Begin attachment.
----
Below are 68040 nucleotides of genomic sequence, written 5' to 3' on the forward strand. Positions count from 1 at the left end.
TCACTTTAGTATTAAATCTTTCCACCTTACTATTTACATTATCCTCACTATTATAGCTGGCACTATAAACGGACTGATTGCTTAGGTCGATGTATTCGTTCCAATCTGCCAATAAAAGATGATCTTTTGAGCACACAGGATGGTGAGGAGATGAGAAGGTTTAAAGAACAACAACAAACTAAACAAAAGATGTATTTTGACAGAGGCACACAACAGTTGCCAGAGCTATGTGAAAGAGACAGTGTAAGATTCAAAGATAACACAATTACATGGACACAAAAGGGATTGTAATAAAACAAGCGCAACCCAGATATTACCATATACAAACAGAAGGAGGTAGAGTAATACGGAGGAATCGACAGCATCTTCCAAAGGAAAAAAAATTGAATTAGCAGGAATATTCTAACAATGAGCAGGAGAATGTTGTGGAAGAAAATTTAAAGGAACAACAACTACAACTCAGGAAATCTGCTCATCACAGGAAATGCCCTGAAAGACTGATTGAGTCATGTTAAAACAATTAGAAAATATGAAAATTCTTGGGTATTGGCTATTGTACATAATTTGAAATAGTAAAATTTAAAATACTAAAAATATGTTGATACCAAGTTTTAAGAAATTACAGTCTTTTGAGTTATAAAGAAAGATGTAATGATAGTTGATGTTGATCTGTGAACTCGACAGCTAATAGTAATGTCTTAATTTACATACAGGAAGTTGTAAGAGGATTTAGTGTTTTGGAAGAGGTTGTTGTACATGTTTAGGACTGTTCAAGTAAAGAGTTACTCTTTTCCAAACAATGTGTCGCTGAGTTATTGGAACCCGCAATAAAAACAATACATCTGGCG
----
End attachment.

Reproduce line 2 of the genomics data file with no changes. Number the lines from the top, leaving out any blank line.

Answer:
TCACTTTAGTATTAAATCTTTCCACCTTACTATTTACATTATCCTCACTATTATAGCTGGCACTATAAACGGACTGATTGCTTAGGTCGATGTATTCGTTCCAATCTGCCAATAAAAGATGATCTTTTGAGCACACAGGATGGTGAGGAGATGAGAAGGTTTAAAGAACAACAACAAACTAAACAAAAGATGTATTTTGACAGAGGCACACAACAGTTGCCAGAGCTATGTGAAAGAGACAGTGTAAGATTCAAAGATAACACAATTACATGGACACAAAAGGGATTGTAATAAAACAAGCGCAACCCAGATATTACCATATACAAACAGAAGGAGGTAGAGTAATACGGAGGAATCGACAGCATCTTCCAAAGGAAAAAAAATTGAATTAGCAGGAATATTCTAACAATGAGCAGGAGAATGTTGTGGAAGAAAATTTAAAGGAACAACAACTACAACTCAGGAAATCTGCTCATCACAGGAAATGCCCTGAAAGACTGATTGAGTCATGTTAAAACAATTAGAAAATATGAAAATTCTTGGGTATTGGCTATTGTACATAATTTGAAATAGTAAAATTTAAAATACTAAAAATATGTTGATACCAAGTTTTAAGAAATTACAGTCTTTTGAGTTATAAAGAAAGATGTAATGATAGTTGATGTTGATCTGTGAACTCGACAGCTAATAGTAATGTCTTAATTTACATACAGGAAGTTGTAAGAGGATTTAGTGTTTTGGAAGAGGTTGTTGTACATGTTTAGGACTGTTCAAGTAAAGAGTTACTCTTTTCCAAACAATGTGTCGCTGAGTTATTGGAACCCGCAATAAAAACAATACATCTGGCG